Despite widespread support for the ISIS mission and broad public disapproval of wearing niqabs and citizenship ceremonies, the federal government’s preoccupation with culture and security issues is markedly out of tune with the priorities of Canadians. Indeed, while the government has been fixating on what women should wear to a citizenship ceremony, we are now looking at our worst-ever economic update (see Annex 1). Just one in five Canadians believe they will be better off a year from now and just over one in four believe they will be better off in five years’ time. These figures decline sharply as we move down the socio-economic ladder.
This is not say that values and security are not important. Indeed, in our latest update on most important issue, one in five rate security and terrorism as their most important issue. However, these issues are seen as far less important than restarting middle class progress. Furthermore, in a separate question, economic issues have displaced social issues as the leading concern over the past four months. Perhaps it is time to concentrate our efforts where concerns are most acute.
Finally, it is worth noting that despite the worst economic outlook ever recorded, job confidence is at it’s highest levels in decades. How do we square this circle?
We first remarked upon this apparent paradox in January. Job growth over the past few years has largely been isolated to lousy, non-standard employment. Even erstwhile good jobs are failing to produce progress or security. Therefore, job confidence does not carry the same meaning as it did before and there are acute concerns about declining job quality.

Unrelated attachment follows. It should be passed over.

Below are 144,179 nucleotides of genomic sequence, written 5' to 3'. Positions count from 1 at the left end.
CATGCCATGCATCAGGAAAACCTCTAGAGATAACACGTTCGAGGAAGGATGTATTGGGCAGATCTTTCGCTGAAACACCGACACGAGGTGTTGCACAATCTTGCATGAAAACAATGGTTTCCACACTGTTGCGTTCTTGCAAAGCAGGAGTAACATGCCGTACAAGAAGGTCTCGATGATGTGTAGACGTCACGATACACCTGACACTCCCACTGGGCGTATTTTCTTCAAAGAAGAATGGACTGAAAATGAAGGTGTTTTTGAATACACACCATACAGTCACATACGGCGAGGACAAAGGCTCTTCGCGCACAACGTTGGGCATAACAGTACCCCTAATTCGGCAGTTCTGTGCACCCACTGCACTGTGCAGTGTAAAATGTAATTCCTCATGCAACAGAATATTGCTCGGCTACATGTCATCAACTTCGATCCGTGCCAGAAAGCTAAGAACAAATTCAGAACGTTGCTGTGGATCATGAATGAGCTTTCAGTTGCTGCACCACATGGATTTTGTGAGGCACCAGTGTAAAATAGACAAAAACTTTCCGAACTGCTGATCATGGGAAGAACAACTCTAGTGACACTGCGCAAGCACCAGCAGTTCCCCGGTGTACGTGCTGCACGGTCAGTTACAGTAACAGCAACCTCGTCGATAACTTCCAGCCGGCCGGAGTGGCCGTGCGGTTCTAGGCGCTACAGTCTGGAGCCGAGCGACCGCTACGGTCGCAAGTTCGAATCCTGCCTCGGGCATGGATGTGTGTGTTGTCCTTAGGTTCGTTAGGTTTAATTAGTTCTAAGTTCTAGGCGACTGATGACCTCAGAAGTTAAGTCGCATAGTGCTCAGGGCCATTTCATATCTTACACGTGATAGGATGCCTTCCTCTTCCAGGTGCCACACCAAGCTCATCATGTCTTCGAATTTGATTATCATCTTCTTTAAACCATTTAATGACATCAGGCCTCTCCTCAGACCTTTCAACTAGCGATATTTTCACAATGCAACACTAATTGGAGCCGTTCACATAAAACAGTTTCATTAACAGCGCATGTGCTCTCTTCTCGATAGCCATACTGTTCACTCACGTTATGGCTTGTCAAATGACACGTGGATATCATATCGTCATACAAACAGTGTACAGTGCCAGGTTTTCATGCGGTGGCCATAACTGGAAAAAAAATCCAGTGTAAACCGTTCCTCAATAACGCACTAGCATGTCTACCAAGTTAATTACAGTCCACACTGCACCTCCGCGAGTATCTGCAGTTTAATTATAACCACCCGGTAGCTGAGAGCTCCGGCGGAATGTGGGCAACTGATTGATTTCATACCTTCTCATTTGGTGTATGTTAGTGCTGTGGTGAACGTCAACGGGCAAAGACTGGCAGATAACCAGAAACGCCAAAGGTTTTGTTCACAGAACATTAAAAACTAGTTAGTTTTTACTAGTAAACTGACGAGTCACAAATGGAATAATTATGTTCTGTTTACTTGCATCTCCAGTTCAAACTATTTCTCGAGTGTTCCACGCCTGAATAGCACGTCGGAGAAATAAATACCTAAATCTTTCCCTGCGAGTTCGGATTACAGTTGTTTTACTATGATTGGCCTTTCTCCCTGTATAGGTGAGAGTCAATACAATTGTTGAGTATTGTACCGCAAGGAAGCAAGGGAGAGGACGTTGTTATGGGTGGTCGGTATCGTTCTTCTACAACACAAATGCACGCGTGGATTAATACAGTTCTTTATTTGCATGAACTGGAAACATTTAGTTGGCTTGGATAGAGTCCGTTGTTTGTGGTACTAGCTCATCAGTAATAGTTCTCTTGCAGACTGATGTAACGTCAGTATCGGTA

On the other hand, in an uncertain environment, people will minimax according to game theory. And what is the maximum loss you want to minimize? The answer is your job – even a crappy job. This desperation may be what is driving some of the hidden incumbent premium we have been seeing in recent provincial elections and certainly warrants further study.
This study was conducted using High Definition Interactive Voice Response (HD-IVR™) technology, which allows respondents to enter their preferences by punching the keypad on their phone, rather than telling them to an operator. In an effort to reduce the coverage bias of landline only RDD, we created a dual landline/cell phone RDD sampling frame for this research. As a result, we are able to reach those with a landline and cell phone, as well as cell phone only households and landline only households.
The field dates for this survey are March 4-10, 2015. In total, a random sample of 2,950 Canadian adults aged 18 and over responded to the survey. The margin of error associated with the total sample is +/-1.8 percentage points, 19 times out of 20.
Please note that the margin of error increases when the results are sub-divided (i.e., error margins for sub-groups such as region, sex, age, education). All the data have been statistically weighted by age, gender, region, and educational attainment to ensure the sample’s composition reflects that of the actual population of Canada according to Census data.
Click here for the full report: Full Report (March 13, 2015)